Wednesday, August 10, 2016
Bittersweet Justice for Sugar the Cat
Monday was International Cat Day. But that made no difference to Magisterial District Judge Jacqueline Taschner. She cleared North Catasauqua police officer Leighton Pursell of minor animal cruelty charges lodged against him after he euthanized an injured domestic shorthair cat named Sugar on December 6, 2015. Pursell, who had been suspended following this felinicide, returned to work on Tuesday.
When Officer Pursell responded to a radio dispatch of an "injured cat" in the backyard of Michael Leinert's home at 1112 American Street, he noticed that the cat appeared to be injured and hissed at him. He saw signs of mange, an exaggerated limp and a blood trail leading to a grill area where the feline had moved. There were no reports of a missing cat, and it wore no collar. There were reports at the time of cats with rabies, including two cats in North Catasauqua. There are no facilities for stray cats, and the Borough police department's "use of force policy" specifically authorizes police to destroy an animal "as a humanitarian measure when the animal is seriously injured." Officer Pursell made a judgment call to humanely end the life of the cat with a single shot from his department-issued .38 caliber revolver, after which he placed the cat in a plastic bag for disposal.
Because Officer Pursell failed to first obtain two written certificates from reputable citizens confirming that that Sugar was injured beyond recovery, only minor charges were warranted, according to DA John Morganelli.
Officer Pursell was represented by prominent criminal defense attorney Gary Asteak. He argued that "Officer Pursell came upon a snarling, clawing, limping, mangy, bleeding cat with no tags after receiving a call from a homeowner who could not let his dogs out and wanted the cat removed. With known cases of rabies in the community and seeing the cat injured, bleeding, and unapproachable and without gloves, a trap or any implement to seize the cat and no Animal Control Officer or Shelter to call, he humanely killed it. The Veterinarian at the hearing confirmed that under those circumstances, it was the humane thing to do."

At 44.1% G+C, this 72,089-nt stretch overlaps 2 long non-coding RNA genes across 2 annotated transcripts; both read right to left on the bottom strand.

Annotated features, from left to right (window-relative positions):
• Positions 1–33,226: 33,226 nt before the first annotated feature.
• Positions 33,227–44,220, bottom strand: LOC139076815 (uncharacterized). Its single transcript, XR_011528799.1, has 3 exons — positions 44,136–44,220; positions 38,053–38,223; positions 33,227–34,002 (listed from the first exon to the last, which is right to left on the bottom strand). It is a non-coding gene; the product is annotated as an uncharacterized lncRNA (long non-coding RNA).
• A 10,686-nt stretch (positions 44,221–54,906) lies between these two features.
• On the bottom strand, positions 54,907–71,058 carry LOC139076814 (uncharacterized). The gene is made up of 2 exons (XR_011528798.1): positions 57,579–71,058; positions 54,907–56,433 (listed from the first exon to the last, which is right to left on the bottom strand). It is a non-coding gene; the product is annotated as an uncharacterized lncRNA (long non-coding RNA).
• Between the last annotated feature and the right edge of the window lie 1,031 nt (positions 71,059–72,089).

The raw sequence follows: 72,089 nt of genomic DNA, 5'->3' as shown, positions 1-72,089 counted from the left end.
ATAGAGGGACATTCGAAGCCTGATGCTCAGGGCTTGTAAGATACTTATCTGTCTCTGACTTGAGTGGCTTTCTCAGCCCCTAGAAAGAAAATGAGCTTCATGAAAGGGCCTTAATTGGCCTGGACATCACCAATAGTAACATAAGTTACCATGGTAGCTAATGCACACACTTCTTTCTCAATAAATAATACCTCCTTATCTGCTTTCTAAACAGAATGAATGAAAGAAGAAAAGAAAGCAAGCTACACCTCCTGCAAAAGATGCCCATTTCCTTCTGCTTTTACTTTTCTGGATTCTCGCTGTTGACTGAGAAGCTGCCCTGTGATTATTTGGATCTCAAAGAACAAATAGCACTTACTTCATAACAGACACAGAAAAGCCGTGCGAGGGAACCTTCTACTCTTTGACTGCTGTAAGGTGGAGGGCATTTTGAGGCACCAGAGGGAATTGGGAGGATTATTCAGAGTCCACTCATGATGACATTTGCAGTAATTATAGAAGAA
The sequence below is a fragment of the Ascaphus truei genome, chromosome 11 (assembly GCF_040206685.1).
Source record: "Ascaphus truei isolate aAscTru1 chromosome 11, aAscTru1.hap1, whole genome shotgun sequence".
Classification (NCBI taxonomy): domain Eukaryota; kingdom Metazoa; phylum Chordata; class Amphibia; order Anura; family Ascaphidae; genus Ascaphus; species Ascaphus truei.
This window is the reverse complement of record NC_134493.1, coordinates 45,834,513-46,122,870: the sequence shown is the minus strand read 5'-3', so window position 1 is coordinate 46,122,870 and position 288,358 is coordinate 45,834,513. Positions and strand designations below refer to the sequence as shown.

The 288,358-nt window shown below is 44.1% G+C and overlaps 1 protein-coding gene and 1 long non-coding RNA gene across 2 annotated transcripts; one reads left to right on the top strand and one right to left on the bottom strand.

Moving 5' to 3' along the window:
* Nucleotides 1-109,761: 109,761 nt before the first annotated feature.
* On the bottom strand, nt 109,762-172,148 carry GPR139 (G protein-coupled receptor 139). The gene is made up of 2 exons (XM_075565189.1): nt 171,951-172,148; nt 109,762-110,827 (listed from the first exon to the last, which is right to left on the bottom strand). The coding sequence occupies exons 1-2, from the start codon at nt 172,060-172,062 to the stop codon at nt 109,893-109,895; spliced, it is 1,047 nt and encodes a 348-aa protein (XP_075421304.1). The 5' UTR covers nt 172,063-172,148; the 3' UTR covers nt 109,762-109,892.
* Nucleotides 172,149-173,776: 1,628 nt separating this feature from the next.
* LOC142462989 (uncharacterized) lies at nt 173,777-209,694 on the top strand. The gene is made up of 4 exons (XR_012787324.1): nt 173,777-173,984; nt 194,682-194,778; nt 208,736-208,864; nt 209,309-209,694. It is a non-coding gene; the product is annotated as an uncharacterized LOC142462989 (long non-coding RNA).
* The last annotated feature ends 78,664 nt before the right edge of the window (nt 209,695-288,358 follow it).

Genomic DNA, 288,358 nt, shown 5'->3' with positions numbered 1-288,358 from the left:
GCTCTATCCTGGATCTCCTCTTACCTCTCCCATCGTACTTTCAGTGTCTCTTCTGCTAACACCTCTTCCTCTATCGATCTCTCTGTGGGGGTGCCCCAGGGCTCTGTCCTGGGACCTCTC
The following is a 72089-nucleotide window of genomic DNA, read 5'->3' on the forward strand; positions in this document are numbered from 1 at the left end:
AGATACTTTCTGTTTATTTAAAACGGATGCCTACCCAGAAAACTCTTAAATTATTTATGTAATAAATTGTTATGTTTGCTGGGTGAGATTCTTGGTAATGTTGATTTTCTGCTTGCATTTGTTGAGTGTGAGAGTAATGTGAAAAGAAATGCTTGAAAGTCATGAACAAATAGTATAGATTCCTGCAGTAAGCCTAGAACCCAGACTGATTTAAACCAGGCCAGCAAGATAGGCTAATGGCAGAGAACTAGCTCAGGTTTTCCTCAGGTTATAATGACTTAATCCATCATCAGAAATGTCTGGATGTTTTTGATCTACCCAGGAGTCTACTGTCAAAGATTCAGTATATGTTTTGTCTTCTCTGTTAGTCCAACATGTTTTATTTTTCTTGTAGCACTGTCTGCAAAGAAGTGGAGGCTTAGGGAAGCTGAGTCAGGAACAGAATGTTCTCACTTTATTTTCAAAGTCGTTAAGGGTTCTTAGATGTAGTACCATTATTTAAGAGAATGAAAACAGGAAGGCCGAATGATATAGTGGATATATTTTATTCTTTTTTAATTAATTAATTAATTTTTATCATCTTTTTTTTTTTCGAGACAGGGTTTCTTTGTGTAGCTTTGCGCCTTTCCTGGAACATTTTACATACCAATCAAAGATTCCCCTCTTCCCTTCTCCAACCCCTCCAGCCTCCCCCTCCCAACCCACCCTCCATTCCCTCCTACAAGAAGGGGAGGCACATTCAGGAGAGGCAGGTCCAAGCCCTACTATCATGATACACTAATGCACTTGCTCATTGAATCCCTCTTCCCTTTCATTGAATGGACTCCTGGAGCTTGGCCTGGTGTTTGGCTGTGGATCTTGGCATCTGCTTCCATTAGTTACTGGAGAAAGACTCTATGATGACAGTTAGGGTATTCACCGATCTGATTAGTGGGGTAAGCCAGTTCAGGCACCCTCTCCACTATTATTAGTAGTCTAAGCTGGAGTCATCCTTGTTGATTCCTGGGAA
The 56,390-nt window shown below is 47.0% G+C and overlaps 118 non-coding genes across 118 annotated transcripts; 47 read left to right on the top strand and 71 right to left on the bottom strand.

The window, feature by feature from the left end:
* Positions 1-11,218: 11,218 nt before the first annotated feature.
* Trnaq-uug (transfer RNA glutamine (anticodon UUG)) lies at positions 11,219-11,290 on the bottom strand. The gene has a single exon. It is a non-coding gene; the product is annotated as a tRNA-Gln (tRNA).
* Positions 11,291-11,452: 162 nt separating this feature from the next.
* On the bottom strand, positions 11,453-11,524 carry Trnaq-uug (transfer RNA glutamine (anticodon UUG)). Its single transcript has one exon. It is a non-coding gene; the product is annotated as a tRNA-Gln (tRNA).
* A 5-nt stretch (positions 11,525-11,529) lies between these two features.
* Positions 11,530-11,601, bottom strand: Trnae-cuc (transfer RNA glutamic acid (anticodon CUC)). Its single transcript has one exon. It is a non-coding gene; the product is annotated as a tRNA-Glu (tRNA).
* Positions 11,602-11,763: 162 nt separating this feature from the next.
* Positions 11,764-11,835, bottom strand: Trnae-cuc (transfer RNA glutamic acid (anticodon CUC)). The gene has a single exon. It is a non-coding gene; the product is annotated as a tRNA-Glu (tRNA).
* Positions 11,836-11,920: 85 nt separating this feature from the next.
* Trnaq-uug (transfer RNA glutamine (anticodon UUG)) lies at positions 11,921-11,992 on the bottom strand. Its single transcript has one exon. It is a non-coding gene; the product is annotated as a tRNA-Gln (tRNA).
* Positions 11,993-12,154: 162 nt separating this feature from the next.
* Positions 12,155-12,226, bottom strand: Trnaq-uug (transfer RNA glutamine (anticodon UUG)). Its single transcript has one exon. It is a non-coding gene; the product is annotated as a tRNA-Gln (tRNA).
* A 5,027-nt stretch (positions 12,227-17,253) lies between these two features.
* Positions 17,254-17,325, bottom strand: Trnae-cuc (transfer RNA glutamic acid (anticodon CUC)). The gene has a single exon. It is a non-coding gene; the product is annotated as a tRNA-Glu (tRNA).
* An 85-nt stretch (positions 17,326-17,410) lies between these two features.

The case was prosecuted by Assistant District Attorney Jim Augustine, who was in court all day on Monday and unavailable for comment.
Judge Taschner concluded that the Commonwealth failed to prove its case "beyond a reasonable doubt," but minced no words with Officer Pursell, telling him, "What you did is not right."
So ends the criminal case, but a social media firestorm is still going strong. Morganelli has previously blasted a "mob mentality" on Facebook's "Justice for Sugar" page. He said the public was "unnecessarily enraged" by false information that made its way into social media and even included calls for murder charges.
An online petition at Change.org, signed by over 213,000 people, has called for more serious criminal charges, as well as Officer Pursell's "immediate termination."
Morganelli had previously claimed that Sugar's owner, Thomas Newhart, bears some of the responsibility for what happened. On three prior occasions, animals owned by Newhart had run off, including Sugar. Morganelli chastised Newhart for his failure to have a collar or other identifying information on Sugar. "His negligence created a situation which helped lead to a tragic event," said the DA.
He also rebuked Newhart's Attorney, Jenna Fliszar, for a misleading letter claiming that there were no injuries to Sugar. "This information led thousands of people to form opinions based on false information," he observed.
A report commissioned by former NorCo Exec John Stoffa in 2013 determined that stray cats an outnumber stray dogs by as much as four to one, but there are no provisions to deal with sick, injured or stray cats.